[coreboot] patch: fix USB ports on DBE62, and other cs5536-based platforms
jordan.crouse at amd.com
Wed Jun 4 21:31:27 CEST 2008
On 04/06/08 20:30 +0200, Stefan Reinauer wrote:
> ron minnich wrote:
> > On Wed, Jun 4, 2008 at 11:10 AM, Stefan Reinauer <stepan at coresystems.de> wrote:
> >> I'm not against using structs, in fact maybe we should just do it, but
> >> they're not the optimal solution either. The guy who invented struct was
> >> not a firmware developer
> > you gotta trust me on this, but, back then, writing an OS was not that
> > much different. In fact Unix V6 and coreboot are just about the same
> > size ...
> So are you saying we should make this part of our coding guidelines?
NAK, NAK, NAK, NAK.
Sometimes, there are good reasons for practices to fall out of
use. Using a struct for mmio is not in common usage today for a
variety of reasons (see Linux kernel, Xorg, various RTOSen both
closed and opened).
That said, we shouldn't pick our guidelines based on tradition or what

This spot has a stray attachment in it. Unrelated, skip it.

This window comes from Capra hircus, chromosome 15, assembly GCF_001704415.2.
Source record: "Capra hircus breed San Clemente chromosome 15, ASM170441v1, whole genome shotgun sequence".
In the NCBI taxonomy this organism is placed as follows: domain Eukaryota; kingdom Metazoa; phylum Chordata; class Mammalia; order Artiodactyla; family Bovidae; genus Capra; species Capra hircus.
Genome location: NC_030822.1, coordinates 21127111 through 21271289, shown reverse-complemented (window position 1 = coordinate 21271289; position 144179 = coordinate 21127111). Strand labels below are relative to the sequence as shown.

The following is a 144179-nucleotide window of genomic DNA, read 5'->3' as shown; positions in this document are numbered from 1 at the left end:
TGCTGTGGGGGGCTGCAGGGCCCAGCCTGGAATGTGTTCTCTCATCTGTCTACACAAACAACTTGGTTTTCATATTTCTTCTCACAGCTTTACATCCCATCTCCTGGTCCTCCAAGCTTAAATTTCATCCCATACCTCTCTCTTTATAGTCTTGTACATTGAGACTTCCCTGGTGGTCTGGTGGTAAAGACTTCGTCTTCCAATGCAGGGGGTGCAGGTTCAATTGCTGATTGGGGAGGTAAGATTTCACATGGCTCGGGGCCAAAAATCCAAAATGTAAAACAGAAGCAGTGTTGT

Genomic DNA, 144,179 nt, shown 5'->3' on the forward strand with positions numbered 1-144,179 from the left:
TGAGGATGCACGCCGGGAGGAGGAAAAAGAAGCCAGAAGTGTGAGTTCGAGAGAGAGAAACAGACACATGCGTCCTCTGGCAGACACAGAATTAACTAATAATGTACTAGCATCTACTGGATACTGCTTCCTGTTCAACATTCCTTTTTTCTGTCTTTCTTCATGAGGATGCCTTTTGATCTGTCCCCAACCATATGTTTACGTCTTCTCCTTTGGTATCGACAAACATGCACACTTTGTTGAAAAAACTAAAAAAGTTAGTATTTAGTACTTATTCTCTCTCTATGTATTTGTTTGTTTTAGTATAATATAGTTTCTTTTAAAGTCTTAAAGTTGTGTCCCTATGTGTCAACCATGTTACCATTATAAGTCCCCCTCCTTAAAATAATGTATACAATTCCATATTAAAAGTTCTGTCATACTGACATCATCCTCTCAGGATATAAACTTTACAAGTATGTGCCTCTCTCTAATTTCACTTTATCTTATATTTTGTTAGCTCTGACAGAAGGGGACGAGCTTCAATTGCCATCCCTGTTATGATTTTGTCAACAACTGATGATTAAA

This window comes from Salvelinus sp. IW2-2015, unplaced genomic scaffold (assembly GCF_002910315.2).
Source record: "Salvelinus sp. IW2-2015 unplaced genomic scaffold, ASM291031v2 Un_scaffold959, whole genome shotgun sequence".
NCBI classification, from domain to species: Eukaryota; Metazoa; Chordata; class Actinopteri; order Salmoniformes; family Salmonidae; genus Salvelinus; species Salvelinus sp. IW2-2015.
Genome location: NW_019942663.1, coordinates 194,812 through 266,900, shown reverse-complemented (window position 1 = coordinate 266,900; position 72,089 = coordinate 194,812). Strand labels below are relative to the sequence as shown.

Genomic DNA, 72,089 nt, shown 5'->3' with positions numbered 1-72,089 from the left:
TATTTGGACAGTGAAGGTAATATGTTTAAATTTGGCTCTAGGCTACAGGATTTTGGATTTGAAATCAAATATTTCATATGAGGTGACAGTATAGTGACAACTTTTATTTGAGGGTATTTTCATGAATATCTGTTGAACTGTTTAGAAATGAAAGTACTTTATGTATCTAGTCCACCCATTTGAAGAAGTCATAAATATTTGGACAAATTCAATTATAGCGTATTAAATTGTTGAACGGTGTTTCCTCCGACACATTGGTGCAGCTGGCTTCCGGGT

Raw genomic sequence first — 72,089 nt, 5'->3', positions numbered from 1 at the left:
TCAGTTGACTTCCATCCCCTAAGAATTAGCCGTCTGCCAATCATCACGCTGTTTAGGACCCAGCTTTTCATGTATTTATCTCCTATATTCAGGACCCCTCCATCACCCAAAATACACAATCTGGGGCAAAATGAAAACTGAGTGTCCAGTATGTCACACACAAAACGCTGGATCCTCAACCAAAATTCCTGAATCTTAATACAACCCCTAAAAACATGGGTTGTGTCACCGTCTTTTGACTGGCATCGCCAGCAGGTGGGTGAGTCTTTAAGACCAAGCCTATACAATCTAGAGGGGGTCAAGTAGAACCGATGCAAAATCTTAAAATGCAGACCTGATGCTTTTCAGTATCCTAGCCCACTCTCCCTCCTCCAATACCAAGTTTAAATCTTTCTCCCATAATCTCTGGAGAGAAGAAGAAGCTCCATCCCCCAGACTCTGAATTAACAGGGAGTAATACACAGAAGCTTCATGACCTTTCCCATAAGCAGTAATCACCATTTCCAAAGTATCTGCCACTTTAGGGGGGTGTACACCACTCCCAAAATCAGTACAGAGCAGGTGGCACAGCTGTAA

Linus happens to be doing today, we should pick them based on common sense
and what works for our project.
Common sense dictates to me that it is far easier to keep a datasheet
synced with a list of #defines then a structure. Verifying that you
have the right offsets by counting member sizes in the structure is
a recipe for disaster. Not all MMIO spaces are sequential - sometimes the
register offsets are bunched together on 0x100 or 0x1000 boundaries -
take the Geode LX display filter for example - the regular display
registers are from offsets 0x00 - 0x120, but the panel control registers
start at 0x400. There is no clean way to map that in a structure without
causing some WTF sirens to go off.
Let us allow everybody to use what they want and try not to legislate
ourselves too badly. And for the love of crumbcake, please start using
void * (or failing that u8 *) for MMIO pointers! :)
Systems Software Development Engineer
Advanced Micro Devices, Inc.
More information about the coreboot